Mturk: An alternative to the college sample?

October 14, 2014 4:56 PM | Shannon Claxton

Research on sexuality during emerging adulthood is often characterized by samples of college students. Although in many cases these samples are appropriate (college is an important aspect of the lives of many emerging adults), reliance on college samples can also be problematic. The use of college samples poses potential problems for generalizability. Many emerging adults do not attend college, and the college environment has a number of unique aspects that make it different from the “the real world.” I’m certainly not the first to mention the potential issues with using convenience samples of college students, and I’m not going to debate the limitations here (see Henrich, Heine, & Norenzayan, 2010; and Peterson, 2001 for discussions).

My purpose, rather, is to discuss one of the alternative techniques researchers are using to recruit from different populations. In particular, a number of researchers have turned to Amazon’s Mechanical Turk (Mturk) and other online data collection sources to obtain data from non-college samples of emerging adults. I have collected data from Mturk for a number of research projects, and it can be wonderful – instead of taking months or even years to collect data, it is possible to collect data from hundreds of individuals in a few days. Furthermore, it’s relatively inexpensive to collect data on Mturk (average payments for surveys run less than $1 - Buhrmester, Kwang, & Gosling, 2011).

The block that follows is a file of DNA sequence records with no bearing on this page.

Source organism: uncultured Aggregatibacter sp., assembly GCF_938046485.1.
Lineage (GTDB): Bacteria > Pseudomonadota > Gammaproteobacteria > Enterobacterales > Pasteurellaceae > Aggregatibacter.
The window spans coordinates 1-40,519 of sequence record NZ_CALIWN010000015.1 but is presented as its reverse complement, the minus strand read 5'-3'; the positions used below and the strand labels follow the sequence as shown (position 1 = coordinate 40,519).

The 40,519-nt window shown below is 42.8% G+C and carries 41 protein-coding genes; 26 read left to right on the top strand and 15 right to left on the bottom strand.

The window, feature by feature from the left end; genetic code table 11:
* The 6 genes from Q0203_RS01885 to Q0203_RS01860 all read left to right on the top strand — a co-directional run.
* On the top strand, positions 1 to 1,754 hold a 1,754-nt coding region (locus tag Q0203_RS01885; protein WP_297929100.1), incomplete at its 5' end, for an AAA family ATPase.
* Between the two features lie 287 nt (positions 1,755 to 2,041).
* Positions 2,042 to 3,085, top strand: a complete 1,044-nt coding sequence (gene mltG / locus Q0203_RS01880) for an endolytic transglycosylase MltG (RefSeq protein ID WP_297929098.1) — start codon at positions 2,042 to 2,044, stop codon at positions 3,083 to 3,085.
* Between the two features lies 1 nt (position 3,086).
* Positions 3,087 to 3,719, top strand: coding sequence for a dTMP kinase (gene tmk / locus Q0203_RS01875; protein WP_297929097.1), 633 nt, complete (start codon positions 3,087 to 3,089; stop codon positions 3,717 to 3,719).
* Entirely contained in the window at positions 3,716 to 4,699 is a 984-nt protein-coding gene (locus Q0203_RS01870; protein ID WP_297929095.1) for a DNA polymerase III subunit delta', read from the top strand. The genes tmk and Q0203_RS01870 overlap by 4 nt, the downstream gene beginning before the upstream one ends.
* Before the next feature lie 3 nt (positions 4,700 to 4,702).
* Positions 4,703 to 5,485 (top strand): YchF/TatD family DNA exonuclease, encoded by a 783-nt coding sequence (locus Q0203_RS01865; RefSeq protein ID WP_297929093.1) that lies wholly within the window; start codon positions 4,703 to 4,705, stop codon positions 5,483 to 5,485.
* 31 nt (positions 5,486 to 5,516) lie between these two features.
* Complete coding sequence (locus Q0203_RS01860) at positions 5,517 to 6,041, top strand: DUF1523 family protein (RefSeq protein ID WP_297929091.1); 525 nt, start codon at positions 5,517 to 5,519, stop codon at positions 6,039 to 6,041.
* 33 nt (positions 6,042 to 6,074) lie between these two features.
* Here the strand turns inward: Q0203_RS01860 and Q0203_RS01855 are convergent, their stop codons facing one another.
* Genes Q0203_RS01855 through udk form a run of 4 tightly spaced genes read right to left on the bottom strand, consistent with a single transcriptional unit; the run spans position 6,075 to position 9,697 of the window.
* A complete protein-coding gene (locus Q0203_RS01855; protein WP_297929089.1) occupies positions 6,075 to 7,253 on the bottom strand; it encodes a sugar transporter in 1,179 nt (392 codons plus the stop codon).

Although the ease of online data collection makes it appealing, one may question the representativeness of these samples. Are emerging adults who take surveys for minimal pay different from other emerging adults? Research so far suggests that these samples are more representative of the U.S. population than typical college samples (e.g., Paolacci, Chandler & Ipeirotis, 2010 ) and that results obtained on Mturk are similar to results from in-person studies (e.g., Casler, Bickel, & Hackett, 2013). However, collecting data without ever seeing participants can be disconcerting. Are these participants really who they say they are? How can researchers be sure that participants are answering truthfully? While validity is important for any type of data collection, one wonders if anonymous, online data collection methods such as Mturk lead participants to be more honest about sensitive topics such as sexuality or if the feeling of anonymity creates additional opportunities for lying/misrepresentation.

What do you think? – Is online data collection a good way to tap into a more diverse population? What other options are out there? What techniques have you used – and were they effective?  What have you done in your research to make sure that data from online sources is reliable? Do you see additional pros/cons of these data collection methods? Share your experiences in the comments!